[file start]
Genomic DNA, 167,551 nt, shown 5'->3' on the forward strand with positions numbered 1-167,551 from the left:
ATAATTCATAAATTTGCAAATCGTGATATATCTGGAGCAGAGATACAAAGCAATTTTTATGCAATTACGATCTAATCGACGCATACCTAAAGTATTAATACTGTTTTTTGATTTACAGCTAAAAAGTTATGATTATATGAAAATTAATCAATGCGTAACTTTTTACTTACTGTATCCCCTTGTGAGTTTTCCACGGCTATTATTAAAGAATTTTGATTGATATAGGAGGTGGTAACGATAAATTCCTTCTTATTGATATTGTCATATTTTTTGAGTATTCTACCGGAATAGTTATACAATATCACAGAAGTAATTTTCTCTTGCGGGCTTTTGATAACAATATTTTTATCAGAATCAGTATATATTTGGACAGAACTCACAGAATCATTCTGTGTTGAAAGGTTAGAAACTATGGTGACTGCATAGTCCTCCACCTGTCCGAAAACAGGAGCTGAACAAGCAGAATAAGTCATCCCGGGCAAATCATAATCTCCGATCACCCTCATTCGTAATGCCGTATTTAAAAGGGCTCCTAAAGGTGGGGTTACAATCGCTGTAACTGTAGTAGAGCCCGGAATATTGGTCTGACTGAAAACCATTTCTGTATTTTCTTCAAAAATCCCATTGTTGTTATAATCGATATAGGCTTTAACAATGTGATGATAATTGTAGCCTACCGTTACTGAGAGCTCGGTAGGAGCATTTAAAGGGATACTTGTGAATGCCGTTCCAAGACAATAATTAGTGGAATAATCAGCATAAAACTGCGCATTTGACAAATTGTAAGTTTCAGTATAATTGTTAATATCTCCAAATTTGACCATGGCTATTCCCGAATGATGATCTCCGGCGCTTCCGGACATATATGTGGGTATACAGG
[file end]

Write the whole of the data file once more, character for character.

Genomic DNA, 167,551 nt, shown 5'->3' on the forward strand with positions numbered 1-167,551 from the left:
ATAATTCATAAATTTGCAAATCGTGATATATCTGGAGCAGAGATACAAAGCAATTTTTATGCAATTACGATCTAATCGACGCATACCTAAAGTATTAATACTGTTTTTTGATTTACAGCTAAAAAGTTATGATTATATGAAAATTAATCAATGCGTAACTTTTTACTTACTGTATCCCCTTGTGAGTTTTCCACGGCTATTATTAAAGAATTTTGATTGATATAGGAGGTGGTAACGATAAATTCCTTCTTATTGATATTGTCATATTTTTTGAGTATTCTACCGGAATAGTTATACAATATCACAGAAGTAATTTTCTCTTGCGGGCTTTTGATAACAATATTTTTATCAGAATCAGTATATATTTGGACAGAACTCACAGAATCATTCTGTGTTGAAAGGTTAGAAACTATGGTGACTGCATAGTCCTCCACCTGTCCGAAAACAGGAGCTGAACAAGCAGAATAAGTCATCCCGGGCAAATCATAATCTCCGATCACCCTCATTCGTAATGCCGTATTTAAAAGGGCTCCTAAAGGTGGGGTTACAATCGCTGTAACTGTAGTAGAGCCCGGAATATTGGTCTGACTGAAAACCATTTCTGTATTTTCTTCAAAAATCCCATTGTTGTTATAATCGATATAGGCTTTAACAATGTGATGATAATTGTAGCCTACCGTTACTGAGAGCTCGGTAGGAGCATTTAAAGGGATACTTGTGAATGCCGTTCCAAGACAATAATTAGTGGAATAATCAGCATAAAACTGCGCATTTGACAAATTGTAAGTTTCAGTATAATTGTTAATATCTCCAAATTTGACCATGGCTATTCCCGAATGATGATCTCCGGCGCTTCCGGACATATATGTGGGTATACAGG